This course will survey American history from the Colonial Era to the present with two premises in mind: that the natural world is not simply a passive background to human history but rather an active participant in historical change, and that human attitudes toward nature are both shaped by and in turn shape social, political, and economic behavior. The course will cover formal schools of thought about the natural world—from Transcendentalism to the conservation and environmental movements—but also discuss the many informal intersections of human activity and natural systems, from European colonialism to property regimes, migration and transportation, industry, consumer practices, war, technological innovation, political ideology, and food production.

ENVR_POL 337-0-1: Hazard, Disaster and Society

This course examines how socioeconomic and environmental factors work together to cause hazards and disasters in human society. In this course we learn the main concepts about disaster such as preparedness, vulnerability, resilience, response, mitigation, etc. We learn that a disaster does not have the same effect on everyone (all groups of people), and factors of social inequality such as race, ethnicity, class, and gender, make people more vulnerable to impacts of disasters. Also, this course, with an interdisciplinary perspective, analyzes disasters in the global North and South. This is a discussion-intensive course for advanced undergrad students. The classes are the student-centered with an emphasis on collaborative learning. The class meetings will consist of lecture, discussion, presentations, teamwork, activities, video/audio materials and projects.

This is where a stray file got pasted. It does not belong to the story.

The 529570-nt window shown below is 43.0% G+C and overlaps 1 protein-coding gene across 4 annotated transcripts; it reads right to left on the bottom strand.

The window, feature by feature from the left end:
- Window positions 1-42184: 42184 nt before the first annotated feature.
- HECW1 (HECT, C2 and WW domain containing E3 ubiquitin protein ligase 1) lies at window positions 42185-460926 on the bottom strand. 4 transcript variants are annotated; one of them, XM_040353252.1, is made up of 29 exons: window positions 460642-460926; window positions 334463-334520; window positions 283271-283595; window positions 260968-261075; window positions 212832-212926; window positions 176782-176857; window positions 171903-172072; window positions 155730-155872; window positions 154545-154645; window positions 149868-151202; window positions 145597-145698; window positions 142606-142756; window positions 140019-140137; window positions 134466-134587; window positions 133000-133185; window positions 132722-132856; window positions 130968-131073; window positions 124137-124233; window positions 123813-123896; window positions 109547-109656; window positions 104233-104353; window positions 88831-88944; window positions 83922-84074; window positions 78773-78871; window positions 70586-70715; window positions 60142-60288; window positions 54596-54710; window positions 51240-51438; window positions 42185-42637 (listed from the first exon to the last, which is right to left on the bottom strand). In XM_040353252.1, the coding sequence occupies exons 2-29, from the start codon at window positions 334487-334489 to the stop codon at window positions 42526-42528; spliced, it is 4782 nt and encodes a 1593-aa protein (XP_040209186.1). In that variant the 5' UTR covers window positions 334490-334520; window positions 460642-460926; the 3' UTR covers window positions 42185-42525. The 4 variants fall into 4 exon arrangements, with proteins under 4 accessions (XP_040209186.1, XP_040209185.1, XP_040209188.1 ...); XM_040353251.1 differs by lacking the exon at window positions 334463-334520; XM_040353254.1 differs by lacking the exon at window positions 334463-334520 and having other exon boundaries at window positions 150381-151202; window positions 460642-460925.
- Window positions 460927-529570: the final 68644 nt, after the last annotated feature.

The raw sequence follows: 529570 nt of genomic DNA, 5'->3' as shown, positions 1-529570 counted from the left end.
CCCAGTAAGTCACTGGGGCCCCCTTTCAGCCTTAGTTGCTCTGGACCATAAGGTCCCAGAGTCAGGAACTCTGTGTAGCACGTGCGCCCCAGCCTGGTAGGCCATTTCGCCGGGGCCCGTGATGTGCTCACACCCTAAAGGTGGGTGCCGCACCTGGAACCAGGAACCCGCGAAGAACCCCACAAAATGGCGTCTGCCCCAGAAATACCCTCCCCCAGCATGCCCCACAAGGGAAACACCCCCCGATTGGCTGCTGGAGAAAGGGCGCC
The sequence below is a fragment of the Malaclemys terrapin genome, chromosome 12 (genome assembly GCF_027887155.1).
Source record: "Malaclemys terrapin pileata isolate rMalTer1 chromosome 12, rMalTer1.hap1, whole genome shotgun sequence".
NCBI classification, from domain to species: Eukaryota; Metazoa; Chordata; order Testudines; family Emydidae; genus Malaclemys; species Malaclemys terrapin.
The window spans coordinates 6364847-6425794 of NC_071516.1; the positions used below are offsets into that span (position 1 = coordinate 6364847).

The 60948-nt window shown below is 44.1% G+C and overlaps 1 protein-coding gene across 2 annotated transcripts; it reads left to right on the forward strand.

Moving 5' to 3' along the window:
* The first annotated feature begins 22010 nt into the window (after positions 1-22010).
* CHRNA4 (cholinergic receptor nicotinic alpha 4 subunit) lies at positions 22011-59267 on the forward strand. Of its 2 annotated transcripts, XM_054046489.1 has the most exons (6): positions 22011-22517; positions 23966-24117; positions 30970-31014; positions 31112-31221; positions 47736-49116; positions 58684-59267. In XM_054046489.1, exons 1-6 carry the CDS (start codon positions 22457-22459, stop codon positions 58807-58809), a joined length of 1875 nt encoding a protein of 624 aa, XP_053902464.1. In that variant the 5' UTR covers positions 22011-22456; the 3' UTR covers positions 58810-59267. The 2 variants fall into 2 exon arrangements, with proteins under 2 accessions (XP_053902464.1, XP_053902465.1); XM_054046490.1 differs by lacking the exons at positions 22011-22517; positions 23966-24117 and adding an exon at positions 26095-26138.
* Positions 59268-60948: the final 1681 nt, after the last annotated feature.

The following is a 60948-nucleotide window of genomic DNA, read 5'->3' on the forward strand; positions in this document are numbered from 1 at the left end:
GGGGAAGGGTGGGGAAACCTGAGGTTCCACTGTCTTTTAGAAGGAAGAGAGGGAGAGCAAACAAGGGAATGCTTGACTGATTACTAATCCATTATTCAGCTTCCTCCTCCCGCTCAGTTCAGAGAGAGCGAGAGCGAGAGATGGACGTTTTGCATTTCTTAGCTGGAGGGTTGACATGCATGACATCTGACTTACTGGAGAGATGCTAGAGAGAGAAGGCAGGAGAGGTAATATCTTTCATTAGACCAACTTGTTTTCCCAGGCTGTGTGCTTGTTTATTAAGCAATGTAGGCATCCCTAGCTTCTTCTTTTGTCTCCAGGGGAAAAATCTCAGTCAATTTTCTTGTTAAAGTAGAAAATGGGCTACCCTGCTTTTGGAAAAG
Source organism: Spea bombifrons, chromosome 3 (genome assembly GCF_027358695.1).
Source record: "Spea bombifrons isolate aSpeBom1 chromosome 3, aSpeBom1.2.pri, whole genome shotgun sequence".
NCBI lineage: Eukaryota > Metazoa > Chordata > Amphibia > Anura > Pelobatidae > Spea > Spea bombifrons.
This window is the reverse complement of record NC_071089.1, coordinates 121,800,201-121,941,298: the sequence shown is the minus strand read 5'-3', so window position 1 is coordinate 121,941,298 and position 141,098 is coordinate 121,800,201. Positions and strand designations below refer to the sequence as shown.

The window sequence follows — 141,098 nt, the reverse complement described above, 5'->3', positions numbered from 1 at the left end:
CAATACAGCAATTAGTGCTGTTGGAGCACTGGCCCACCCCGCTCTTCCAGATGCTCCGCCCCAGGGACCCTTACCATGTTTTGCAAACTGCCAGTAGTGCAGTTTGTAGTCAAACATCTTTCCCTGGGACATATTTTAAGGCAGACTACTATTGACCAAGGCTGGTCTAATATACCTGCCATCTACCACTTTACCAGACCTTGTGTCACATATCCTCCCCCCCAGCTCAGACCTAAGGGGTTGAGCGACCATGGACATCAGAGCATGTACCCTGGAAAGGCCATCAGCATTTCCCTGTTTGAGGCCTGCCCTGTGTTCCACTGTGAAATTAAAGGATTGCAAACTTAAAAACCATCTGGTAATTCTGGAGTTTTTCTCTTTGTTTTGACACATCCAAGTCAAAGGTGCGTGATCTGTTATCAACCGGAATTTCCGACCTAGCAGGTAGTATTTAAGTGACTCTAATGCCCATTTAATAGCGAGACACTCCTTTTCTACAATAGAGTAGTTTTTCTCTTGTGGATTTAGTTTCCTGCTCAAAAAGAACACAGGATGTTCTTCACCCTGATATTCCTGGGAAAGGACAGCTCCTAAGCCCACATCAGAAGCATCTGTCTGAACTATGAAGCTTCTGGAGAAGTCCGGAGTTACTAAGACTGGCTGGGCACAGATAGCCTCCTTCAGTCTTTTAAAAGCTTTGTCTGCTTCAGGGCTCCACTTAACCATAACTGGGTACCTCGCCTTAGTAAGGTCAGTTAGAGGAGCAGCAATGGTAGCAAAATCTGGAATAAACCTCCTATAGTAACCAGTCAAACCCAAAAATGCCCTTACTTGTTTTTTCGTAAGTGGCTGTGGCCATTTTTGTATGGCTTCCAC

ENVR_POL 338-0-1: Environmental Justice

This course examines how environmental problems reflect and exacerbate social inequality. In this course, we learn the definition of environmental (in)justice; the history of environmental justice; and also examples of environmental justice will be discussed. We will learn about environmental movements. This course has a critical perspective on health disparities in national and international levels. How environmental injustice impacts certain groups more than others and the social and political economic reasons for these injustices will be discussed in this course. This is a discussion-intensive course for advanced undergrad students. The classes are student-centered with an emphasis on collaborative learning. The class meetings will consist of lectures, discussions, presentations, teamwork, activities, video/audio materials and projects.

ENVR_POL 340-0-20: Global Environments and World History

Environmental problems are today part and parcel of popular consciousness: resources are being depleted at a record pace, human population levels have crossed the seven billion threshold, extreme poverty defines the majority of people's daily lives, toxic contaminants affect all ecosystems, increasing numbers of species face extinction, consumerism and the commodification of nature show no signs of abating, and weapons and energy systems continue to proliferate that risk the planet's viability. This introductory lecture course is designed to help students understand the relatively recent origins of many of these problems, focusing especially on the last one hundred and fifty years. Students will have an opportunity to learn about the environmental effects of urbanization, industrialization, population growth, market economies, empire-building, intercontinental warfare, energy extraction, and new technologies. They will also explore different environmental philosophies and analytic frameworks that help us make sense of historical change, including political ecology, environmental history, science studies, and global history. Finally, the course will examine a range of transnational organizations, social movements, and state policies that have attempted to address and resolve environmental problems.